Getting to the Root of Racial Disparities in Healthcare
How does our country’s racist history drive health disparities across medicine? Whether overt or covert, race-based prejudice and discrimination lie at the root of the widely divergent health outcomes for Black and white people. Covid has both exacerbated and illuminated these divisions. How do we as a society reckon with systemic racism?
A Reckoning with Racist History
“The past 2 years have brought a renewed call to reckon with our racist history,” Damon S. Tweedy, M.D. said in a recent commentary in the New England Journal of Medicine. The author of “Black Man in a White Coat,” Tweedy described his own experience going to medical school in the 1990’s.
”Twenty-five years ago, H. Jack Geiger — physician, civil rights activist, founder of community health centers — implied in an influential editorial that racism within the medical profession was contributing to health inequities between Black and White Americans.1 He recommended that medical educators teach trainees about the dilemmas associated with race and health. A month earlier, I had started medical school, and though my working-class Black family faced premature chronic disease and death, I knew little of the health literature Geiger referenced. In my classes, it seemed that whenever we learned about a new disease, the lecturers noted that it was more common among Black people, had worse outcomes among Black people, or both. Full stop. They never mentioned social drivers of health, such as insurance coverage or residential segregation, nor that health care practices themselves might be problematic, as Geiger suggested. Rather, they obliquely blamed genetic differences or an insalubrious Black culture.”
Twenty-five years later, Tweedy lays out just how little progress society has made in addressing these systemic problems. To change that, we need to “change our language regarding race and health,” he said, and “cultivate and sustain a workforce of thriving Black clinicians.”
Medical education, of course, is only one sliver of the problem.
Connecting the Dots in Black History
An article in Stat by Meghana Keshavan connects the dots between systemic racism and race-based health disparities. The Covid-19 pandemic, she wrote, “has only made those disparities— and the structural discrimination they are rooted in — all the more apparent.”
“People of color right now are more likely to be infected, and we’re more likely to die. What we’re seeing here is the direct result of racism,” said Camara Phyllis Jones, an epidemiologist who recently served as president of the American Public Health Association. “That’s the thing that is slapping us in the face. Actually, it’s lashing us like whips.” The systemic discrimination that has impacted Black health so inordinately dates back to the first ships carrying enslaved Africans that crossed the Atlantic. The colonial narrative of hierarchy and supremacy exists to this day, Jones said, and has translated, centuries later, into gaping health disparities. Today, Black people in the U.S. are more likely than white people to live in food deserts, with limited access to fresh fruit or vegetables. They are less likely to be able to access green spaces, and more likely to live in areas without clean water or air. Black children are more likely to grow up in high-poverty areas. Black adults are more frequently exposed to greater occupational hazards, often working in frontline jobs across many fields.”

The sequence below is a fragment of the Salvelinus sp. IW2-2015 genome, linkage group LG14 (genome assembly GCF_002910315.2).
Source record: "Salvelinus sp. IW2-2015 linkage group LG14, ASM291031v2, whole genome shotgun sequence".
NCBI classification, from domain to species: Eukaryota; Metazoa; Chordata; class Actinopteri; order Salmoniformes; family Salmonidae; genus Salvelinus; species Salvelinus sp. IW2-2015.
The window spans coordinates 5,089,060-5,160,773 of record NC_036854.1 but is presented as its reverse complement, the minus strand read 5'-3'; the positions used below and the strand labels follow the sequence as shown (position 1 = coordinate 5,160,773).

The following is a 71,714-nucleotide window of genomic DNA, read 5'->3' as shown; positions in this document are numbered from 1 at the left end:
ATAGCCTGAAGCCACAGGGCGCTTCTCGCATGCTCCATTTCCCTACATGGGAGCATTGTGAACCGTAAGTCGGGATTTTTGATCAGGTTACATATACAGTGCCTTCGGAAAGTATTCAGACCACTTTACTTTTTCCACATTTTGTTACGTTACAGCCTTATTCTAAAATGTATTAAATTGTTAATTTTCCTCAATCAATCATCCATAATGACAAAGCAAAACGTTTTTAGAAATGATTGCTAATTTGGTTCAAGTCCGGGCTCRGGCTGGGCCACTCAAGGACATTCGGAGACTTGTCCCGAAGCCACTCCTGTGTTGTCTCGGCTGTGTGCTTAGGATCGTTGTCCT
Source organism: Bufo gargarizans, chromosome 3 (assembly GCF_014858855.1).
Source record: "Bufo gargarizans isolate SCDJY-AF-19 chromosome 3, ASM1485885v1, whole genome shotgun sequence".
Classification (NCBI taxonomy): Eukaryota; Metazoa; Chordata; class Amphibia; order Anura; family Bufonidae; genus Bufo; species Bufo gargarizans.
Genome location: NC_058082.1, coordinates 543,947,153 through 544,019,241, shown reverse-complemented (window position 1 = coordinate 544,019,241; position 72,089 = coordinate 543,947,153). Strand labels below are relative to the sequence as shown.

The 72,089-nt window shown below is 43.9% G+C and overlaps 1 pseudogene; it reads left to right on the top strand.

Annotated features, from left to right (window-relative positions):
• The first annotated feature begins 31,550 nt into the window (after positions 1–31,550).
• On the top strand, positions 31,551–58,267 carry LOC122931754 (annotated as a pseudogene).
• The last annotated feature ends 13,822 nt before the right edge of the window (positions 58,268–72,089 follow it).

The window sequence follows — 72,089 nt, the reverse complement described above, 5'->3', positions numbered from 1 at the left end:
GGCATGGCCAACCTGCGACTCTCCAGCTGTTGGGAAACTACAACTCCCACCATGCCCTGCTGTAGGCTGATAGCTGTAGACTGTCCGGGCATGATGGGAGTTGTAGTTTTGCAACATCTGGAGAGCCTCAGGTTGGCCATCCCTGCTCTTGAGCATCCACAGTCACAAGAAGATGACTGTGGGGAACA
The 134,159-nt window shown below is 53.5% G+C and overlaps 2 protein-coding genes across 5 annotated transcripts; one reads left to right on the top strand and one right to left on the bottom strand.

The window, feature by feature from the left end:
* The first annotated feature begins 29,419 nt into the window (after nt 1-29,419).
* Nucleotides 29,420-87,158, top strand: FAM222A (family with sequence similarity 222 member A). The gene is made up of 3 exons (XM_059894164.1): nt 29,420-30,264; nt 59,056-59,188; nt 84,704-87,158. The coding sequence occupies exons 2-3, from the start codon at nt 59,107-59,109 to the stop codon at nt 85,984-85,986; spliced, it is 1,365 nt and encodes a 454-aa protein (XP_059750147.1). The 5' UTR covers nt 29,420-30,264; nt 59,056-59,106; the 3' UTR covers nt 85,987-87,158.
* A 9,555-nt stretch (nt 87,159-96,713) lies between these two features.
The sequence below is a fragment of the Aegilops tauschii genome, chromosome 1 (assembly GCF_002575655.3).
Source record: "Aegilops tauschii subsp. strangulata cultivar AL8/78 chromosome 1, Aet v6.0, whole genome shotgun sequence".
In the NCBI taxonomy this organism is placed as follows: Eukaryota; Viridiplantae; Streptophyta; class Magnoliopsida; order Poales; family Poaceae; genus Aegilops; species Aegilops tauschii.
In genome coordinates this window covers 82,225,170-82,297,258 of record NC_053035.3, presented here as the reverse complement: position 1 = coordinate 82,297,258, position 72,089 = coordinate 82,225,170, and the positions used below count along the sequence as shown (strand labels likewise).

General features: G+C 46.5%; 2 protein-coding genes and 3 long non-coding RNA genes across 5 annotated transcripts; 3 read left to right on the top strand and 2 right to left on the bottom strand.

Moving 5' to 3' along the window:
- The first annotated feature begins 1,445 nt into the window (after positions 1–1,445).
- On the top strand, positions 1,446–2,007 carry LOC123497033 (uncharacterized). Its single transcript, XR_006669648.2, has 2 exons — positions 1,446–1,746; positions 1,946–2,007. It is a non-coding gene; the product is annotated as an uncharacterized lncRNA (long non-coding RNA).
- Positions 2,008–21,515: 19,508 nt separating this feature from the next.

The complex interplay of how racism impacts health directly and indirectly is a subject of increasing interest. This was true even before Covid shone a light on the glaring inequities that have been there all along.
Learn More and Find Resources
About Health Disparities:
For an analysis of the racism-health connection, read Meghana Keshavan’s article in Stat: ‘The direct result of racism’: Covid-19 lays bare how discrimination drives health disparities among Black people.
Read Damon S. Tweedy’s editorial in the New England Journal of Medicine: Race and Health — A Persistent American Dilemma.
Learn how the Covid-19 pandemic has disproportionately affected Blacks in Vermont, in our blog: Covid Reveals Health Equity Shortcomings, Exacerbates Health Disparities.
Visit the Vermont Department of Health website page on Health Equity for information and further resources.
About Black History Month in Vermont
Vermont’s African American Heritage Trail traces Black history in the Green Mountains. For more information, including tools for educators (downloadable lesson plans, live programs and more) and a geocaching experience visit www.vtafricanamericanheritage.net
Learn about the origins of Black History Month from the Association for the Study of African American Life and History.
Need to Talk?
Call 2-1-1 (in Vermont) for assistance.
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Find resources and tools for coping with stress at www.COVIDSupportVT.org.
Find your local community mental health center by visiting Vermont Care Partners.
COVID Support VT is funded by the Substance Abuse and Mental Health Services Administration and Federal Emergency Management Agency, managed by Vermont’s Department of Mental Health, and administered by Vermont Care Partners, a statewide network of 16 non-profit community-based agencies providing mental health, substance use, and intellectual and developmental disability services and supports.